IndieWire gives the movie an A- rating, and further notes, “Filled with considerable dread and mystery, 10 Cloverfield Lane functions just fine as a standalone genre title. But as a spiritual sequel to the original, it builds out the so-called “Cloververse” far better than could be expected from even the most straightforward of tales.”

According to Movie Nation, “10 Cloverfield Lane is built on the fear of an unknown that we know. Turns out, all that secrecy and hype and branding the “Cloverfield” name were not just this product’s marketing strategy. That’s all they had. Period…So, “Room” is still in theaters. It’s more harrowing, more terrifying, more thrilling and moving than Cloverfield Lane could ever hope to be. Go see that instead.”

The Verge says, “10 Cloverfield Lane was given the chance to succeed because it was afforded the opportunity to surprise. That’s not a mystery box gimmick. That’s just good storytelling.”

RogerEbert.com rates the movie 3 stars, and further writes, ““10 Cloverfield Lane” is a tight, tense thriller carried by excellent performances from John Goodman and Mary Elizabeth Winstead. It has echoes of Alfred Hitchcock and H.G. Wells embedded in a cat-and-mouse game after the end of the world.”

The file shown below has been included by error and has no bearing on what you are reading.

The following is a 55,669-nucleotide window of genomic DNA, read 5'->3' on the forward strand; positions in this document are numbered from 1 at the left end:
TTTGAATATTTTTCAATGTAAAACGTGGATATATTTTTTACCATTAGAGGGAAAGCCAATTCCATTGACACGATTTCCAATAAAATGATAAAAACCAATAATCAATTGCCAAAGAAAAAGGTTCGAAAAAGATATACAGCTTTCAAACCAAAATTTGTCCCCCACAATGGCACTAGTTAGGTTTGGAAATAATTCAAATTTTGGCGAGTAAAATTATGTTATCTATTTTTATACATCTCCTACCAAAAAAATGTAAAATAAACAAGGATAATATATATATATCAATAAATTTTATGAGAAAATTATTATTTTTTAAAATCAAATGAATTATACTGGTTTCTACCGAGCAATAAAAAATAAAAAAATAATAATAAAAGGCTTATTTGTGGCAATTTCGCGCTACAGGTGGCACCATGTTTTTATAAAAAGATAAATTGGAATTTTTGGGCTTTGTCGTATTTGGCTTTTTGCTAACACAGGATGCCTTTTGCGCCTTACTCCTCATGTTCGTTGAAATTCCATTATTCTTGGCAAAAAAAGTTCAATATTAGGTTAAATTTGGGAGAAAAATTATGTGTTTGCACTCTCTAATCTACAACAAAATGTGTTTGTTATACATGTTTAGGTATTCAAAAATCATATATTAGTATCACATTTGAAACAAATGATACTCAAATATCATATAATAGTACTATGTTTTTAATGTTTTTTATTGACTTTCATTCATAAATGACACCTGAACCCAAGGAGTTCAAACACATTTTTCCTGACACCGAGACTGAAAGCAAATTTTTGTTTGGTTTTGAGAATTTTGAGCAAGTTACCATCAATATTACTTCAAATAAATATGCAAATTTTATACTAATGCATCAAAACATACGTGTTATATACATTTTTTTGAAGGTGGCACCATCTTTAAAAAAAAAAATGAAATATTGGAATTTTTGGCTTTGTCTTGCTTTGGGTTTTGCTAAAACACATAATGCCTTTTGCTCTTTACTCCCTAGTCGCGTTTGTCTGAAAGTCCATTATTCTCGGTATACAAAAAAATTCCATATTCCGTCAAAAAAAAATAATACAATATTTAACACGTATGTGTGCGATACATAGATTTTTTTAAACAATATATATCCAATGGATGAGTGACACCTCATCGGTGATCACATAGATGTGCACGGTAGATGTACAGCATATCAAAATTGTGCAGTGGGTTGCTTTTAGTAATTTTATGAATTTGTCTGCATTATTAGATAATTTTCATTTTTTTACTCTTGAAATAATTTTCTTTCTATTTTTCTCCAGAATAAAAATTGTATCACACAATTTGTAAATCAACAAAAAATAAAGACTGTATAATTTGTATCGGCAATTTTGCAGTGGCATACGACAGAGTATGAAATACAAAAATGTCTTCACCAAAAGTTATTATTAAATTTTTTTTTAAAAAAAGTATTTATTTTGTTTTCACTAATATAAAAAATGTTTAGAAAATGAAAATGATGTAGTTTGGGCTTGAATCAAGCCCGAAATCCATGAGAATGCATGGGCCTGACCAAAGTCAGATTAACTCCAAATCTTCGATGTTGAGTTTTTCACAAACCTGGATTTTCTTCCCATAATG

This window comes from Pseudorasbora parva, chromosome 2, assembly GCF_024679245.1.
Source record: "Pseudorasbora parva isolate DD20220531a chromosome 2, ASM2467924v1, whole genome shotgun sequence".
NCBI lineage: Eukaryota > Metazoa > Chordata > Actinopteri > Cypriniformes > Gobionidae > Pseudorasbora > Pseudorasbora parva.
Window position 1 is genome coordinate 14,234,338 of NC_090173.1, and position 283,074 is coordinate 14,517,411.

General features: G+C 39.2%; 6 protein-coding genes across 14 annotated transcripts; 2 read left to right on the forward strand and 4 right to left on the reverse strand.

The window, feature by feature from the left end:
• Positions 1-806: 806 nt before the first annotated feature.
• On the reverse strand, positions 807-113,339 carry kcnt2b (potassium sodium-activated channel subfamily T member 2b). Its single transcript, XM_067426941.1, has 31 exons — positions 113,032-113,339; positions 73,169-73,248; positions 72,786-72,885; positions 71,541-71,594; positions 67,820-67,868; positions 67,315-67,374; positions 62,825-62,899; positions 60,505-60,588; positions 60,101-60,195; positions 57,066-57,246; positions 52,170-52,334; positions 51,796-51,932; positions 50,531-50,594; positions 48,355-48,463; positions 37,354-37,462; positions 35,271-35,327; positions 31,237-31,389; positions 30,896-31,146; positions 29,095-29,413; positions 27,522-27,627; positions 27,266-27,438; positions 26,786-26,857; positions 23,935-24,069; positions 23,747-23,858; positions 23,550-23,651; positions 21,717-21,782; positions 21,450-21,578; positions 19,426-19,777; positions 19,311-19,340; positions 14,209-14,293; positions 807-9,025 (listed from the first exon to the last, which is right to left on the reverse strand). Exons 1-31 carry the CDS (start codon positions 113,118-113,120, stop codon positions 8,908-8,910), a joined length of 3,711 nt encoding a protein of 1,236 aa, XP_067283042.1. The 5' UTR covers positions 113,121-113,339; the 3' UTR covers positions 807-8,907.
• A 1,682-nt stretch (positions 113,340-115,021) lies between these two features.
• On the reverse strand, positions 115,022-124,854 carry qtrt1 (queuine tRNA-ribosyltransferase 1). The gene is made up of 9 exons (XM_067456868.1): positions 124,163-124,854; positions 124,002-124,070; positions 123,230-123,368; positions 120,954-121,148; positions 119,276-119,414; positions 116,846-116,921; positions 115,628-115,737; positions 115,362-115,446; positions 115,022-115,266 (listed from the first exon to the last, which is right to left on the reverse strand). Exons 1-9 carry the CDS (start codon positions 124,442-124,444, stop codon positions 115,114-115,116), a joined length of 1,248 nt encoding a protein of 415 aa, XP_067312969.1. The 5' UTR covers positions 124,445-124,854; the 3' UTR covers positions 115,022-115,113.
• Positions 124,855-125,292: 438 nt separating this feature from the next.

Time Out New York thinks, “Basically, it’s an electrifying three-person play, as the determined Winstead, the complexly furious Goodman and Tony-winner John Gallagher Jr. (playing a lucky neighbor who made his way down) have it out in scenes that impart the nauseating futility of George Romero’s mall-ensconced “Dawn of the Dead.”“

ScreenCrush finds, “Its sheer over-the-top excess and lack of taking itself too seriously allow it to become a delightful, exhilarating concoction of its many pieces, and much more accessible and entertaining than the dizzying cinéma vérité of its parent movie.”

ReelViews rates the movie 3 out of 4 stars, and further notes, “10 Cloverfield Lane is packed with suspense and tension and offers some of the best bait-and-switch work of any recent psychological thriller. It’s easy to forgive any missteps toward the end when considering the entire package.”